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Mike Barlow for ServerAuth

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Managing Server Access, SSH Keys and our solution!

After seeing the complexities of managing SSH keys within a growing team and all the new legislation with GDPR, myself and good friend Rick set about seeing if we could solve the issue. Both our places of work suffer from the pain of managing team members SSH keys, both with slightly different reasons from a smaller team but 100% remote and no actual central storage of SSH keys to a larger office based team but with lots of servers which rely on server deployment scripts being individually updated and run every time you want to add or remove someone's access.

While the SSH Keys stored in the deployment scripts is a step up than nothing at all, there is a script required for each server so to modify the keys you need to add or remove the keys on each server and then wait while the rebuild scripts run, which is not ideal - we all have better things to be doing!

We decided early in the planning process that the central API, which would store the ssh keys, should not need access to the server nor should it know anything about the server other than a ‘server name’ label which is to be used within the GUI when granting / revoking access. We also wanted the option to choose which accounts on the server would be managed by this central ssh key api. This narrowed down our options for executing this idea to an agent that would run on the server and call to the api with the unique key for that account, allowing us to return the correct SSH keys.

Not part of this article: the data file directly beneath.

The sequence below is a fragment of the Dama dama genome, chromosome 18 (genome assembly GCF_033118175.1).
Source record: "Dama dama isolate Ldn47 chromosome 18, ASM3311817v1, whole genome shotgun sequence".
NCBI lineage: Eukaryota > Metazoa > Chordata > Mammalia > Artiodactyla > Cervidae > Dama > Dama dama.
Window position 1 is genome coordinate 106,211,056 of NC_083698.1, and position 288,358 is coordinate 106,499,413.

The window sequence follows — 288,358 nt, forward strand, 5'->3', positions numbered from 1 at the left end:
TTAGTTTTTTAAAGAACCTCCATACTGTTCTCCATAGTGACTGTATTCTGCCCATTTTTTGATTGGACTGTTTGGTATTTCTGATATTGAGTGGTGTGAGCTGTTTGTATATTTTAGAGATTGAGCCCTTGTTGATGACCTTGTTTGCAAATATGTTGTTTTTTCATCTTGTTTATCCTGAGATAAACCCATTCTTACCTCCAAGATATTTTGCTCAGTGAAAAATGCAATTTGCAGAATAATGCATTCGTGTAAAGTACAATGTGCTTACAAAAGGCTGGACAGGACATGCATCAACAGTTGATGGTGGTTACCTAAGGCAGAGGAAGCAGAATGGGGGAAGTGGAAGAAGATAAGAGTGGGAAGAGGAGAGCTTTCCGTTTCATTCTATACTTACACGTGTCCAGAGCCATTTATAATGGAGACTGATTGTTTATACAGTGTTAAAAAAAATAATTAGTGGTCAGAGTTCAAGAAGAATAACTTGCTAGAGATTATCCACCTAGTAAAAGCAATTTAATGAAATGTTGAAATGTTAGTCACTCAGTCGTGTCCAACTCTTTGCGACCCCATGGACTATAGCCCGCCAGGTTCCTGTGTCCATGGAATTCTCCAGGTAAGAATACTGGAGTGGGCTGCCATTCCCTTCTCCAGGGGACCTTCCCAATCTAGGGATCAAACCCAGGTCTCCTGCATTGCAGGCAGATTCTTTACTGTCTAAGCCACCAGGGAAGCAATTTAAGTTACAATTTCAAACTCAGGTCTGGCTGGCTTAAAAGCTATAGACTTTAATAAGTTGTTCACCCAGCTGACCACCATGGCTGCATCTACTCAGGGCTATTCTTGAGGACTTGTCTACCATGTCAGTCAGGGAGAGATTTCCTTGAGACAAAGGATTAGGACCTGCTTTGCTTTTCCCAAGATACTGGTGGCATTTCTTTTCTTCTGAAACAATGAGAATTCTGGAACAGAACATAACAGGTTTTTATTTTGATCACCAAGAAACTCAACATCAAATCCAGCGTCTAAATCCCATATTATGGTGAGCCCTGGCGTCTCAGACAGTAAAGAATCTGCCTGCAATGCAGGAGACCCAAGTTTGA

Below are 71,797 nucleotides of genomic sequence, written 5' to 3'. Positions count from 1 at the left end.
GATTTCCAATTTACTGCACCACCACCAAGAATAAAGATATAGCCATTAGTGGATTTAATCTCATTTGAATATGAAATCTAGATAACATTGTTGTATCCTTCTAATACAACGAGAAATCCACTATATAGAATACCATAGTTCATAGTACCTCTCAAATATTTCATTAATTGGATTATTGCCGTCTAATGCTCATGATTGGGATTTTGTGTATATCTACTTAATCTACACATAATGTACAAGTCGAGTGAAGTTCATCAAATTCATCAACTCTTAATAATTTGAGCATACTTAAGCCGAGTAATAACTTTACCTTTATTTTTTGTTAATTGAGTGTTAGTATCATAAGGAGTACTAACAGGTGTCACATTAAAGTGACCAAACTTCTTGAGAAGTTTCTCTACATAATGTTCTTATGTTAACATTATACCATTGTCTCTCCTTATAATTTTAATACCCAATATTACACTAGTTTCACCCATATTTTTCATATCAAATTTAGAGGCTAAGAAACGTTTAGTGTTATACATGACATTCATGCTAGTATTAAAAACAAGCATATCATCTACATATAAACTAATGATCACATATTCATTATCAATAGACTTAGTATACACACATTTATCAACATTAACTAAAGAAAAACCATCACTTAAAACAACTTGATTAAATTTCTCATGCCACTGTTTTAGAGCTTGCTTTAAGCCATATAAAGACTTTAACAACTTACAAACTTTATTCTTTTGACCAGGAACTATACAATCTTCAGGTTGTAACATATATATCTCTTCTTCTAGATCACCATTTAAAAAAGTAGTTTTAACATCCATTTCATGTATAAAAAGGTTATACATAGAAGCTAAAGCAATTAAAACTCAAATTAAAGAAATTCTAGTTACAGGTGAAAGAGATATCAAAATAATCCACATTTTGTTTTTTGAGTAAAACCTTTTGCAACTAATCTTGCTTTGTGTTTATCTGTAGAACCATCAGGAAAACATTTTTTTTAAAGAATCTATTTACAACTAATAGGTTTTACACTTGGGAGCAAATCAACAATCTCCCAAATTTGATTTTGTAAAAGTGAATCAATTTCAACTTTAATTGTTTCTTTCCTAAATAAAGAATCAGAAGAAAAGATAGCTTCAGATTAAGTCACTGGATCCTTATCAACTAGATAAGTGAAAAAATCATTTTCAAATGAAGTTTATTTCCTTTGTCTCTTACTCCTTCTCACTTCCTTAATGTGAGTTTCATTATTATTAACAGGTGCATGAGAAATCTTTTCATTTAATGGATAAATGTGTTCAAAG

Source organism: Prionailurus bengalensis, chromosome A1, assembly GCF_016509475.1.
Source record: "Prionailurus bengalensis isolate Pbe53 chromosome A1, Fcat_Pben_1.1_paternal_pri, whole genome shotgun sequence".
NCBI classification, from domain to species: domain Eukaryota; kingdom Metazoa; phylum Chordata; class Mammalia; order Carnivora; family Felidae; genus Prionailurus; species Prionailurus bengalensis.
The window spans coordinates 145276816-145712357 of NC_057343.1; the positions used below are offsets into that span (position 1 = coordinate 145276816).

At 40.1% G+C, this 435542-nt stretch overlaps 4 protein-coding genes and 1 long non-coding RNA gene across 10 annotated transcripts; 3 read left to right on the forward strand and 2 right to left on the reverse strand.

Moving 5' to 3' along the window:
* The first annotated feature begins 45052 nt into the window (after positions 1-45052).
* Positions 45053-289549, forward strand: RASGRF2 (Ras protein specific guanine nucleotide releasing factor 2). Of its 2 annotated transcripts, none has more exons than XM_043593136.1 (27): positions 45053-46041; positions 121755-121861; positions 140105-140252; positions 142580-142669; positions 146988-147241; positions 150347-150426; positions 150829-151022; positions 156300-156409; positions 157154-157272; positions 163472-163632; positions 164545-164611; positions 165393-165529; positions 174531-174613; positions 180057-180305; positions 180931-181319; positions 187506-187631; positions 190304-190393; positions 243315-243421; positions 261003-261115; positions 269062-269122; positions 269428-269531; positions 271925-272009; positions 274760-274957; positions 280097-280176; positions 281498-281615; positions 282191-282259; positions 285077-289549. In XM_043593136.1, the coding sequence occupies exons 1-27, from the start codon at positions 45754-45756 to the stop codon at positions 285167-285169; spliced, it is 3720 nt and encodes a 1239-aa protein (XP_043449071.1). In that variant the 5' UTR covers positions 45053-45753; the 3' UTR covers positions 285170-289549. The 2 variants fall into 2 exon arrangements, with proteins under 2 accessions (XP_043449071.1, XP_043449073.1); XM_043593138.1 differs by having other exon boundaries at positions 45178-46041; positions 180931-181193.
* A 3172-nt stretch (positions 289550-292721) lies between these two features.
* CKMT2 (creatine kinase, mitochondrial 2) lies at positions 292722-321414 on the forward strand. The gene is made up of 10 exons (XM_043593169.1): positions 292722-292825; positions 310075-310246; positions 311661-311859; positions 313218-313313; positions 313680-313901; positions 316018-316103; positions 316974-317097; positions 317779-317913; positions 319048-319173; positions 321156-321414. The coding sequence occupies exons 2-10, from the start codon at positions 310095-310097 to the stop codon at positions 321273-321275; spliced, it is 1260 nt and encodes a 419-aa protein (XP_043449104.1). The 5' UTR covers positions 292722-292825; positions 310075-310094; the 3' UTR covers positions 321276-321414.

We started testing our concept by simply placing a text file on a test domain to replicate an api endpoint, we knew we could built up a CRUD based GUI to manage the servers, accounts and SSH Keys no problem but our main concern was being able to find the right combination of cron jobs, server permissions and distribution methods for the agent. Given our knowledge of PHP and the Laravel framework we decided to give Laravel Zero a go (Laravel Zero is a console framework, built using Laravel components), we could easily build out the console commands needed to setup the agents config on the server, contact the api and write to the correct authorized_keys file to set the allowed SSH Keys on the server.

After some trial and error we got everything working, however we ran into one snag, mainly from us not reading documentation correctly, and not fully understanding what people use their servers for. We'd used Zero's built in compiler (which uses box under the hood), which creates a PHAR archive. This can be executed as a binary on Linux systems. However as we quickly discovered, would require a compatible php version to be installed. This wasn't ideal as we’d need to require, or install a specific php version. This was a bit of a dead end for us. Whilst we're both PHP developers clearly not everyone out there is using, or would want php installed on their servers.

Given what we wanted to accomplish and the requirements around it, we realised that PHP wasn’t going to cut it and that we’d need to actually look at a different language. After further research we settled on Go as the language to use for the agent as it would allow us to both provide pre-made binaries for all major Linux distributions (along with the source code for anyone wanting to manually compile it).

So, with that we drew straws, which resulted in Rick taking on the task of learning Go and creating the agent, leaving myself to build out the api and application gui.

Building the Agent

With the division of work decided, Rick set about following the Go docs and decided to make use of Cobra, an awesome package for building CLI based applications. This sped up development time significantly, and allows for building out the required functionality with minimal fuss.